The thinking behind thermography emerged from Hippocrates, who used to cover his patients in mud and use the areas that took longer to dry as a starting point for further examination. The idea is that areas of concern will be warmer in temperature than those that are benign. The thermography equipment takes the temperature of the area being scanned and then produces an image with temperature readings, which are then read and analyzed by a doctor. The objective is to find thermal variations and abnormalities. Ideally these can be looked at over time to find patterns of cellular dysfunction and alert patients to pre-cancerous cells and inflammation. In the event of an abnormal thermogram, changes can be made such as diet, lifestyle, herbs or supplements and the situation can be monitored until further intervention is required. When a person finally feels a lump, it has likely been growing for ten years.
In the days leading up to my appointment I was provided with some guidelines, such as not to use lotion or powder on the area and not to shave or sunbathe on the day, not to eat or drink coffee a few hours before, etc. I completed a questionnaire about my breasts, my health and family medical history, which was useful for the report and my file. Immediately prior to the thermogram being taken I sat with my thermographic technician and talked a little about thermography and my history. It is necessary to sit in a cold room for some time before the procedure begins. Soon it was time to take the pictures.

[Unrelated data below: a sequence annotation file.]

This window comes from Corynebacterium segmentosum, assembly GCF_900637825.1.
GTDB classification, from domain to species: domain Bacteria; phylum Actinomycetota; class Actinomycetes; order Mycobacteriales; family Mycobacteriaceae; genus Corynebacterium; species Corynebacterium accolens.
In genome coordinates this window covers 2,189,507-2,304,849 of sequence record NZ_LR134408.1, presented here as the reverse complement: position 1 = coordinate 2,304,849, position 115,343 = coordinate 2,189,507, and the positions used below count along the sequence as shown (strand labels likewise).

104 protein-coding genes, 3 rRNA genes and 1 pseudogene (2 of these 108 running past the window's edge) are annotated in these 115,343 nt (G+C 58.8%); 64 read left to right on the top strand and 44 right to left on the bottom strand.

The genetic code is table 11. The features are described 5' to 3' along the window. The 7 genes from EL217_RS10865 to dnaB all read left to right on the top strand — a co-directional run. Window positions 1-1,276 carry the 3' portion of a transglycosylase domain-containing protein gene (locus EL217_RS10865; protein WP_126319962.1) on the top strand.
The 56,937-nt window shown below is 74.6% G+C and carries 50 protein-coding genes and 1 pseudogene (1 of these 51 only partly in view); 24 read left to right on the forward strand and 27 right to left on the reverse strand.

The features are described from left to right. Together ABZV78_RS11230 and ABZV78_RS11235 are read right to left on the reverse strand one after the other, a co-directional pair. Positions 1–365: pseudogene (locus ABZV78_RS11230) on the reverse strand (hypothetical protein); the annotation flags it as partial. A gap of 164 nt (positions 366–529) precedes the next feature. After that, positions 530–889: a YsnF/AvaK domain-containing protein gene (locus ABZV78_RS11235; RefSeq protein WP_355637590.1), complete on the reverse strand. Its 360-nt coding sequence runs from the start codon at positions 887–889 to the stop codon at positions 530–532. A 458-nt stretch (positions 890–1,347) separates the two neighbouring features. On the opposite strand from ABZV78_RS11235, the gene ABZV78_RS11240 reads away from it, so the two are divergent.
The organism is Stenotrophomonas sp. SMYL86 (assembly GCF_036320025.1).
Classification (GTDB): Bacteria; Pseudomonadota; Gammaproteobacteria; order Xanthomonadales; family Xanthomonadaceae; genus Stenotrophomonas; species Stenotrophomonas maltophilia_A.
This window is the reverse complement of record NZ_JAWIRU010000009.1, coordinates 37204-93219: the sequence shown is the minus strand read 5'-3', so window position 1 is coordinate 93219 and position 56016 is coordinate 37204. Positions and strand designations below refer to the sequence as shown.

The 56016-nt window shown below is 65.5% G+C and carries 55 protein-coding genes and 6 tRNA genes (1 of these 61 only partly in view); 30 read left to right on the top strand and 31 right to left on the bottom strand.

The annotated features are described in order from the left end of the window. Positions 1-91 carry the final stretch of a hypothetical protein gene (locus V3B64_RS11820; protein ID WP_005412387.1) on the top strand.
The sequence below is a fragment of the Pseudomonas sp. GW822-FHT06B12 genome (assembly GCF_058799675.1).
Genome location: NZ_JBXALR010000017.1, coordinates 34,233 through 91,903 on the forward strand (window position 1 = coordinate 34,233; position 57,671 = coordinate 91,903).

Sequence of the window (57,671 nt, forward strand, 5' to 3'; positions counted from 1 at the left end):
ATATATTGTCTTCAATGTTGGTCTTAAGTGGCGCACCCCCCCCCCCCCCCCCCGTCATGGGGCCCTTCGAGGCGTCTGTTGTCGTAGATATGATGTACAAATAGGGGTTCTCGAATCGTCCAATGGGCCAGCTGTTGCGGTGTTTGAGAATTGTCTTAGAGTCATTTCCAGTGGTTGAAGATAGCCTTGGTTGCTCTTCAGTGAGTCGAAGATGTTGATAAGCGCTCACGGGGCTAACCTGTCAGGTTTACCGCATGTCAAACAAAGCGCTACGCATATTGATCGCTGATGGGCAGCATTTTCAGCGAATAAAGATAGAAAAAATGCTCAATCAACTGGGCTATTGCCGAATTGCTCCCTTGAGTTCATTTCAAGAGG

Unlike a mammogram, the thermographic equipment doesn’t touch you at all during the imaging procedure. There is no radiation so you can have as many of these done as you can afford with no side effects. The procedure itself is like a topless photo shoot, except it all takes place in the dark. I had to lift my arms into different positions and lean back, turn my swivel stool from side to side and then we were finished. The whole thing took about 15 minutes once I had sat in the cold room for a little while.